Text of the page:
NEWS AND UPCOMING EVENTS
California American Water is hosting multiple interactive community workshops to help residents learn more about our water supply, the impact of the drought and affordability. All interested members of the community are encouraged to attend.
Upcoming meetings will be listed here.
Guest Commentary: Despite other projects, we still need desal
I have served on the Monterey 1 Water Board of Directors and Board of Supervisors for the past eight years, while both Pure Water Monterey and Pure Water Monterey expansion were approved.
I supported both Pure Water and reluctantly, Pure Water Monterey expansion as possible additional sources of water to supply the Monterey Peninsula; but not as a replacement for desal and the water supply project that the Monterey Peninsula so desperately needs.
The reason Pure Water Monterey cannot be the sole water solution is simple; there is just not enough reliable source water, which is primarily reclaimed agricultural drain and industrial wastewater from the Salinas Valley, available.
When the M1W agency embarked on the Pure Water Monterey project, we all knew and it was never intended that recycled water could meet all the water needs of the Monterey Peninsula. We always anticipated that desal would also be needed to meet even the current Peninsula water needs.
The expansion project was not initiated by our board but was proposed by the Monterey Peninsula Water Management agency and they paid for the EIR costs. Initially, our board was so concerned about inadequacy of source water that we took unprecedented steps and voted not to certify the EIR. Later, we reluctantly moved forward on the expansion project, concluding that it would at least provide some water for the Monterey Peninsula.
Unfortunately, these two projects, Pure Water Monterey and Expansion, have now been calculatedly used by some to try to undermine and derail the proposed desal project, claiming these recycled water projects will meet all the water needs of the Monterey Peninsula. That just isn’t so. Even if these two projects worked perfectly and can produce the projected amounts of water (5750 AF) these sources cannot meet the water needs of the Monterey Peninsula. That is not just my opinion but is supported by every water study and testimony before the CPUC.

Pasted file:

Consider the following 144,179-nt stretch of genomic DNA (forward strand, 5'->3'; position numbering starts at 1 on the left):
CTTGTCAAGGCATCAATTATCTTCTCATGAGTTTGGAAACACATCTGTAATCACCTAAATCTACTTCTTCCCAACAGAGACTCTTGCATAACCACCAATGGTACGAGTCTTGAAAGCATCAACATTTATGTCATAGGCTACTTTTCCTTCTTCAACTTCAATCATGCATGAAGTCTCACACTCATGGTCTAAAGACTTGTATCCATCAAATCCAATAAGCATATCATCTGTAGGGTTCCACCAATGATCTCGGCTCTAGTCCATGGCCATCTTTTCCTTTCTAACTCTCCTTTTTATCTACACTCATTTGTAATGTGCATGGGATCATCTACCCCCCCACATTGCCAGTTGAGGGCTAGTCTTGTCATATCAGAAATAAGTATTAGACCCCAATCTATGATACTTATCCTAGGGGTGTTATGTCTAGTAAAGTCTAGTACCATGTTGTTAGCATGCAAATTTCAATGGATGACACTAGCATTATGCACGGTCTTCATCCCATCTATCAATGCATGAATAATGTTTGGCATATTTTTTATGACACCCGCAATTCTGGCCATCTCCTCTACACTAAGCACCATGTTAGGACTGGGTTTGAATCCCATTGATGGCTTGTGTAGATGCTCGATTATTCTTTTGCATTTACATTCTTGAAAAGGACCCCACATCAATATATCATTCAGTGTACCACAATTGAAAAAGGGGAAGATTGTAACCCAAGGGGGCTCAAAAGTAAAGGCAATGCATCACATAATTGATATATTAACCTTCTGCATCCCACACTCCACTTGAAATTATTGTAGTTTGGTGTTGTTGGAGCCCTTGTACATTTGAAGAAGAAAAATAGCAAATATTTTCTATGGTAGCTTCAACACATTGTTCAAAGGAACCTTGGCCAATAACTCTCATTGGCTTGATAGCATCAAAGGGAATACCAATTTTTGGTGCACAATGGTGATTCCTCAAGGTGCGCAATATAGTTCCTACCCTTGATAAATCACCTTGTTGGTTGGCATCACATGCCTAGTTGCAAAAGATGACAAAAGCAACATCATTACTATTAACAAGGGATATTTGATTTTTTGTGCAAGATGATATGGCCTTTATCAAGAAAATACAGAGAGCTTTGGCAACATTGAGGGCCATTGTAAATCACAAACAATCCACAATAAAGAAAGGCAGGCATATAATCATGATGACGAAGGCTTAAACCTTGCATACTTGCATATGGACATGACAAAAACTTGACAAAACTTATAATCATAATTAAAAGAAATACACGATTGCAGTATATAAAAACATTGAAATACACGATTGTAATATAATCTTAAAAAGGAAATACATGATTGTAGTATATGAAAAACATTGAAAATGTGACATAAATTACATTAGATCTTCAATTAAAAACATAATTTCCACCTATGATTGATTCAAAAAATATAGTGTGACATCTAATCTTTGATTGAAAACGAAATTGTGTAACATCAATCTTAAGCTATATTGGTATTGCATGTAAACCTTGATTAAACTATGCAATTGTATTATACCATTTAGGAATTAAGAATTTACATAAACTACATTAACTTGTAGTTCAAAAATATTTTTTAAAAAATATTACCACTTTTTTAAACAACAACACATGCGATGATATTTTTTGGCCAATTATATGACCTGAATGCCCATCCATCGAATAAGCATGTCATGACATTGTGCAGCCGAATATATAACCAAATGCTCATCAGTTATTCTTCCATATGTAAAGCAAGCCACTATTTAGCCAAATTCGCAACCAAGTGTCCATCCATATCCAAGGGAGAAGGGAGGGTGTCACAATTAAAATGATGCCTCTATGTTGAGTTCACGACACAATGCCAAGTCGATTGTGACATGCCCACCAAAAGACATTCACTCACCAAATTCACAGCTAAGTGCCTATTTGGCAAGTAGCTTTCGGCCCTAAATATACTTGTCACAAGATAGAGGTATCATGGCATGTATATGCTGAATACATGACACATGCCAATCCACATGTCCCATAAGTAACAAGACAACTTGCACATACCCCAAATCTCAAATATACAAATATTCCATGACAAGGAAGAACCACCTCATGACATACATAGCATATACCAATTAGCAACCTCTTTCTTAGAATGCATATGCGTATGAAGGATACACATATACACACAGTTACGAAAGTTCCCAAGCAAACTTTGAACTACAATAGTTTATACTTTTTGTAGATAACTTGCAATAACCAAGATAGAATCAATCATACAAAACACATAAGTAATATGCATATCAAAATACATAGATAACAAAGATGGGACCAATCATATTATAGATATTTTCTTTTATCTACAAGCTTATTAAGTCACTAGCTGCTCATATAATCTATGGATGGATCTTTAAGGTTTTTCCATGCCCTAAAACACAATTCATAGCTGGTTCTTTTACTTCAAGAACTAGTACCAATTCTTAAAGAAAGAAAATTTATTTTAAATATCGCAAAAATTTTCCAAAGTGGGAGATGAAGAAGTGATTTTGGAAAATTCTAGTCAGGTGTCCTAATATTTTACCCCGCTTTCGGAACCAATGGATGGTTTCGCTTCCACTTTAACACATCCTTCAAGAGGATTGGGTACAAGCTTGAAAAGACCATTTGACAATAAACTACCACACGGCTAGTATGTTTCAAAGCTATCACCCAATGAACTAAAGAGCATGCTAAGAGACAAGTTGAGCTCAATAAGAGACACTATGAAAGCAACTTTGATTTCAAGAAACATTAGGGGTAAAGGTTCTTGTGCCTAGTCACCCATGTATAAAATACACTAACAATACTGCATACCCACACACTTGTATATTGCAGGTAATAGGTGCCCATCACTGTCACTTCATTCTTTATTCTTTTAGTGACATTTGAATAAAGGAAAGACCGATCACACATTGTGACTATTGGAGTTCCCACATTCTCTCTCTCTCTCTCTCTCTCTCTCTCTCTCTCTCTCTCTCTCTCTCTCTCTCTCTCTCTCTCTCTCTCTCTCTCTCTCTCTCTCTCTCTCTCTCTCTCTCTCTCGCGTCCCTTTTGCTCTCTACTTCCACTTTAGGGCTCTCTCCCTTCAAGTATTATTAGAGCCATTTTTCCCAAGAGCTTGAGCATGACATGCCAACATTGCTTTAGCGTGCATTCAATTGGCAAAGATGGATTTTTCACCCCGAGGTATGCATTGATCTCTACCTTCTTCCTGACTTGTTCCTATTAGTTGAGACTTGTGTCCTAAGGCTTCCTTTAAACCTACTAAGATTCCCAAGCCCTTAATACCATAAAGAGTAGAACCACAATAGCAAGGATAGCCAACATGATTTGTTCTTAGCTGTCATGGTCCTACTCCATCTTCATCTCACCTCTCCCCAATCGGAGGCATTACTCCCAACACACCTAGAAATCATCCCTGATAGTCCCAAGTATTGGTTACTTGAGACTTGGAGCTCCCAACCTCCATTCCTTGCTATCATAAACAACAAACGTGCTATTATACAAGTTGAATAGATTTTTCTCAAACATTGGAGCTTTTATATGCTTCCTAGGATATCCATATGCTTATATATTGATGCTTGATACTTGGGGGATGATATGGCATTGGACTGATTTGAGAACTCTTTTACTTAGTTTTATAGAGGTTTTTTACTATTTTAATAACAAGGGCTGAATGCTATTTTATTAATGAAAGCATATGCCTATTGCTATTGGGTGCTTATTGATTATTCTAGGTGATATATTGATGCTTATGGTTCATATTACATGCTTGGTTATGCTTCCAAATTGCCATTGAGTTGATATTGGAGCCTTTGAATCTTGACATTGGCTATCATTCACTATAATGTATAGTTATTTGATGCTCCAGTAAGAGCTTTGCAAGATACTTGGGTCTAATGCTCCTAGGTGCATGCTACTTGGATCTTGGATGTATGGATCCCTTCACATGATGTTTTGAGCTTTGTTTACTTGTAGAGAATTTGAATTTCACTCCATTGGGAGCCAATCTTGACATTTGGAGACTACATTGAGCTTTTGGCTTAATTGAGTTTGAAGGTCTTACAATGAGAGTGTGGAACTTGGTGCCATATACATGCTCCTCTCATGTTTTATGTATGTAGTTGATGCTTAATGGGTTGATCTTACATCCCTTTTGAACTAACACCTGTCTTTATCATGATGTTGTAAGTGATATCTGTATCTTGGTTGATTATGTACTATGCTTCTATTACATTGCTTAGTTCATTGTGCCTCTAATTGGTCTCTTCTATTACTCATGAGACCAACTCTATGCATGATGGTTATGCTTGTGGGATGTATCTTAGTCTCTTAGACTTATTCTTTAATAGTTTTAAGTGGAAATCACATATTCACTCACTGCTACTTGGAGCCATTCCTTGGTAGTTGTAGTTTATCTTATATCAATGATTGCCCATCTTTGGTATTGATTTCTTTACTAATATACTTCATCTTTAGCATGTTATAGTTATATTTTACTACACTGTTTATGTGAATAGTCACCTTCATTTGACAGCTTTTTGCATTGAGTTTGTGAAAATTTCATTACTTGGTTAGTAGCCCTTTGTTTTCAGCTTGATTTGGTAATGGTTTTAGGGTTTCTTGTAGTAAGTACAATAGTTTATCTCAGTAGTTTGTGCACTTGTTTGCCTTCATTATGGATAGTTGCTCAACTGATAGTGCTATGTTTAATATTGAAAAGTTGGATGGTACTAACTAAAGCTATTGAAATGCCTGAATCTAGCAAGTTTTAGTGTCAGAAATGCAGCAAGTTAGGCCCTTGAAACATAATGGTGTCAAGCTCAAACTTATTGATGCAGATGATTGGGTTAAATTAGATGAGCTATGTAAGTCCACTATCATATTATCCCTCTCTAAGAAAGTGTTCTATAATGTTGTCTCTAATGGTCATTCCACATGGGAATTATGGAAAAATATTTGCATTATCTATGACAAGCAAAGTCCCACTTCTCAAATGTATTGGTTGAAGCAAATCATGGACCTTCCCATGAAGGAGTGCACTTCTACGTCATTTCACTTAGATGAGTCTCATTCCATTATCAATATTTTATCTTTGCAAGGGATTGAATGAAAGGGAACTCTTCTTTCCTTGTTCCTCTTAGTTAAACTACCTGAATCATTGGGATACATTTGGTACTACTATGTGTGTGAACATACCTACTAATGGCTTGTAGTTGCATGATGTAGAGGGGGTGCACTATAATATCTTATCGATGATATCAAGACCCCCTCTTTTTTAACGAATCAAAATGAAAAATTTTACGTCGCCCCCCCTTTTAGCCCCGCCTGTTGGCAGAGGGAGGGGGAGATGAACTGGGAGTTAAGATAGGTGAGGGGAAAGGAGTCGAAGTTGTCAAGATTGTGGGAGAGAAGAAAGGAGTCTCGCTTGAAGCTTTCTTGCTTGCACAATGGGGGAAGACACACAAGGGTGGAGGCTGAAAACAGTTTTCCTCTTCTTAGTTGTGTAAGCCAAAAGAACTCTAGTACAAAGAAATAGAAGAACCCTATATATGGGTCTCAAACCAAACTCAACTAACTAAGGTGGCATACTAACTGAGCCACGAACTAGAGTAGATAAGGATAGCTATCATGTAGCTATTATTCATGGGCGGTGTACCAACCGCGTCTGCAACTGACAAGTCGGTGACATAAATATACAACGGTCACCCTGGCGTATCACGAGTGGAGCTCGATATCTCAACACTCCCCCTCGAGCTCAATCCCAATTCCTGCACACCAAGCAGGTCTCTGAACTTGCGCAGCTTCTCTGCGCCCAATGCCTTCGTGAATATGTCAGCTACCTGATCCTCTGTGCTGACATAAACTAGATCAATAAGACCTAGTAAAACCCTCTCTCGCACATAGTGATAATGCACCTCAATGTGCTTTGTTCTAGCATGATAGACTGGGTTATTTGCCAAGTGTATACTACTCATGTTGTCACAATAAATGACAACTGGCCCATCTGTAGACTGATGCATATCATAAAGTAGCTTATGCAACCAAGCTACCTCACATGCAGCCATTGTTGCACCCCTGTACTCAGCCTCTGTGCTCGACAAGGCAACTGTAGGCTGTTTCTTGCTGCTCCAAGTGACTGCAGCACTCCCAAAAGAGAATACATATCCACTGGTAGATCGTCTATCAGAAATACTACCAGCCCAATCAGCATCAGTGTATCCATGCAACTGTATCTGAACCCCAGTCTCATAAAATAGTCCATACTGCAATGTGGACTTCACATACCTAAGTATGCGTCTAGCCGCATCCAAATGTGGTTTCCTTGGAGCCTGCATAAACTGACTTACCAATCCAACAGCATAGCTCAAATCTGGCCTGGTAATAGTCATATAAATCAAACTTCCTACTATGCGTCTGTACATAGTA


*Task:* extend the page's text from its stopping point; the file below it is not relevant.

Pure Water Monterey may produce enough water to offset the pumping from the Carmel River ordered by the state of California 25 years ago but it will not produce enough water to allow the lifting of the moratorium on new or increased water connections according to the State Water Resources Control Board.
While the Pure Water Monterey project has been successful and our M1W board is quite proud of it, it has not been without its challenges. Additional extraction wells were needed, the cost of the water has almost doubled throughout the project and some source water we relied on didn’t materialize, we have been unable to effectively treat the Ag wash water due to its intense chemical content. But we have been successfully producing 3,500 acre-feet of water a year.
Expansion is entirely another matter. Now that we have had the opportunity to observe the operation of Pure Water Monterey during the recent drought years and its impact on the Salinas Valley Basin, many of us are quite concerned about adequacy of source water for expansion, the possible negative impact it may have on Castroville Salt Water Instruction Project and saltwater intrusion in the Salinas Basin.
These concerns about the expansion project have led to the Monterey County Water Resource Agency sending a six-page letter to both the CPUC and the Coastal Commission, expressing their concern. Those letters are available online. Two quotes, however, stand out.
“Based on the operational experiences of the past two years with the PWM projects online, MCWRA’s concerns regarding the availability of sufficient source waters for both the PWM and the PWMx projects are heightened, especially in dry/drought conditions. MCWRA estimates there is only 1,688 AFY of water available for the PWMx, mostly during the winter months”
“MCWRA is concerned that M1W might be prioritizing wastewater use for PWM when it should be utilized for CSIP, and that this situation could worsen considerably with the PWMx project, especially if the drought continues”
I fully support this desal project, not just for the residents and businesses on the Monterey Peninsula, but also for all the residents from my district who work on the Peninsula.